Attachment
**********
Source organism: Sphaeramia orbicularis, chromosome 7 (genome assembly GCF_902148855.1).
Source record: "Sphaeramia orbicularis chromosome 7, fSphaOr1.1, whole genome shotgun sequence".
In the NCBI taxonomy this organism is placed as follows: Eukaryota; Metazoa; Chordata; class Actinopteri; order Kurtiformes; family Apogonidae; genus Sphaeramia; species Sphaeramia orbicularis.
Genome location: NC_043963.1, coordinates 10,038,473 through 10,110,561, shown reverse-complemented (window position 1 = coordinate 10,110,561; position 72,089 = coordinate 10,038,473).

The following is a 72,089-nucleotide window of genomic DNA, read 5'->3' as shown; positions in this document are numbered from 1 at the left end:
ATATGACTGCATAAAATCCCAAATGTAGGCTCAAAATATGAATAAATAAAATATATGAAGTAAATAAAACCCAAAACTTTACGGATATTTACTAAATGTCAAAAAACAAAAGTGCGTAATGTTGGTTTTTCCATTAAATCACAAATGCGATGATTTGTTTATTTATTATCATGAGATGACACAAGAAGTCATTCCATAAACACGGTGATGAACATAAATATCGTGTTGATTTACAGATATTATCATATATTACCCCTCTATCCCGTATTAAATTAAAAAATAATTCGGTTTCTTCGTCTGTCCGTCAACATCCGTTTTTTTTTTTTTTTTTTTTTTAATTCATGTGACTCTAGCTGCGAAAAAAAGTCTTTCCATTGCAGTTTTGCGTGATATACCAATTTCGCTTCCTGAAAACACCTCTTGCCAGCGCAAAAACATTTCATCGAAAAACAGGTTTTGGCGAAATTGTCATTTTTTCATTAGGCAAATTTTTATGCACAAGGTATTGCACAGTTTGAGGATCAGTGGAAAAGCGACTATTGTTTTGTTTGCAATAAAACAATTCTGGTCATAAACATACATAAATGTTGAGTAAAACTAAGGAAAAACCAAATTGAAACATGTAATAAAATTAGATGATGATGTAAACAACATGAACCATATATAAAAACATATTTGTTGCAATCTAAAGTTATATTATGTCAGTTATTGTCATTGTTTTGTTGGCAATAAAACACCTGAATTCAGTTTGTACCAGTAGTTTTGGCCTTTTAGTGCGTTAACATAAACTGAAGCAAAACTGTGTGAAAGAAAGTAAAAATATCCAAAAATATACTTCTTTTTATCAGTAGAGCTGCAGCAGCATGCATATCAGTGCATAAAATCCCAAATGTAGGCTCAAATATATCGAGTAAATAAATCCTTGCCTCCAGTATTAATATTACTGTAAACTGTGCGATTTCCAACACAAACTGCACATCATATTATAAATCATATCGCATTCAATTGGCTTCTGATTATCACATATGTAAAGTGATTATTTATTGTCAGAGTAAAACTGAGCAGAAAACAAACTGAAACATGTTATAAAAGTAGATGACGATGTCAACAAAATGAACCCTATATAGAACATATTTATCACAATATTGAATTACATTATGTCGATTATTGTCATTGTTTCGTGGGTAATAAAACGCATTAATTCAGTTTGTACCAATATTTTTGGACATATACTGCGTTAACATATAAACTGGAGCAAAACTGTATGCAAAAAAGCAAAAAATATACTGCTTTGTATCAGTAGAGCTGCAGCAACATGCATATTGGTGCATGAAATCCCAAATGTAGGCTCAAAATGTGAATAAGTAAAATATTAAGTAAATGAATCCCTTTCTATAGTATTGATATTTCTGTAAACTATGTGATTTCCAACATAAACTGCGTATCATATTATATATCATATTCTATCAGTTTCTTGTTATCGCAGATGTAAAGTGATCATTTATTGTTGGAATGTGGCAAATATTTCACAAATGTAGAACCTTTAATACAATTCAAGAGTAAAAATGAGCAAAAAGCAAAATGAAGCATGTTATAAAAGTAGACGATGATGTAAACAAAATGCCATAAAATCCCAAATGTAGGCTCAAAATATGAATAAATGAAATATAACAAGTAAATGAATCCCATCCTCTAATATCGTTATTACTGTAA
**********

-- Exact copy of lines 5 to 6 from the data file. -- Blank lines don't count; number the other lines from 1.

The following is a 72,089-nucleotide window of genomic DNA, read 5'->3' as shown; positions in this document are numbered from 1 at the left end:
ATATGACTGCATAAAATCCCAAATGTAGGCTCAAAATATGAATAAATAAAATATATGAAGTAAATAAAACCCAAAACTTTACGGATATTTACTAAATGTCAAAAAACAAAAGTGCGTAATGTTGGTTTTTCCATTAAATCACAAATGCGATGATTTGTTTATTTATTATCATGAGATGACACAAGAAGTCATTCCATAAACACGGTGATGAACATAAATATCGTGTTGATTTACAGATATTATCATATATTACCCCTCTATCCCGTATTAAATTAAAAAATAATTCGGTTTCTTCGTCTGTCCGTCAACATCCGTTTTTTTTTTTTTTTTTTTTTTAATTCATGTGACTCTAGCTGCGAAAAAAAGTCTTTCCATTGCAGTTTTGCGTGATATACCAATTTCGCTTCCTGAAAACACCTCTTGCCAGCGCAAAAACATTTCATCGAAAAACAGGTTTTGGCGAAATTGTCATTTTTTCATTAGGCAAATTTTTATGCACAAGGTATTGCACAGTTTGAGGATCAGTGGAAAAGCGACTATTGTTTTGTTTGCAATAAAACAATTCTGGTCATAAACATACATAAATGTTGAGTAAAACTAAGGAAAAACCAAATTGAAACATGTAATAAAATTAGATGATGATGTAAACAACATGAACCATATATAAAAACATATTTGTTGCAATCTAAAGTTATATTATGTCAGTTATTGTCATTGTTTTGTTGGCAATAAAACACCTGAATTCAGTTTGTACCAGTAGTTTTGGCCTTTTAGTGCGTTAACATAAACTGAAGCAAAACTGTGTGAAAGAAAGTAAAAATATCCAAAAATATACTTCTTTTTATCAGTAGAGCTGCAGCAGCATGCATATCAGTGCATAAAATCCCAAATGTAGGCTCAAATATATCGAGTAAATAAATCCTTGCCTCCAGTATTAATATTACTGTAAACTGTGCGATTTCCAACACAAACTGCACATCATATTATAAATCATATCGCATTCAATTGGCTTCTGATTATCACATATGTAAAGTGATTATTTATTGTCAGAGTAAAACTGAGCAGAAAACAAACTGAAACATGTTATAAAAGTAGATGACGATGTCAACAAAATGAACCCTATATAGAACATATTTATCACAATATTGAATTACATTATGTCGATTATTGTCATTGTTTCGTGGGTAATAAAACGCATTAATTCAGTTTGTACCAATATTTTTGGACATATACTGCGTTAACATATAAACTGGAGCAAAACTGTATGCAAAAAAGCAAAAAATATACTGCTTTGTATCAGTAGAGCTGCAGCAACATGCATATTGGTGCATGAAATCCCAAATGTAGGCTCAAAATGTGAATAAGTAAAATATTAAGTAAATGAATCCCTTTCTATAGTATTGATATTTCTGTAAACTATGTGATTTCCAACATAAACTGCGTATCATATTATATATCATATTCTATCAGTTTCTTGTTATCGCAGATGTAAAGTGATCATTTATTGTTGGAATGTGGCAAATATTTCACAAATGTAGAACCTTTAATACAATTCAAGAGTAAAAATGAGCAAAAAGCAAAATGAAGCATGTTATAAAAGTAGACGATGATGTAAACAAAATGCCATAAAATCCCAAATGTAGGCTCAAAATATGAATAAATGAAATATAACAAGTAAATGAATCCCATCCTCTAATATCGTTATTACTGTAA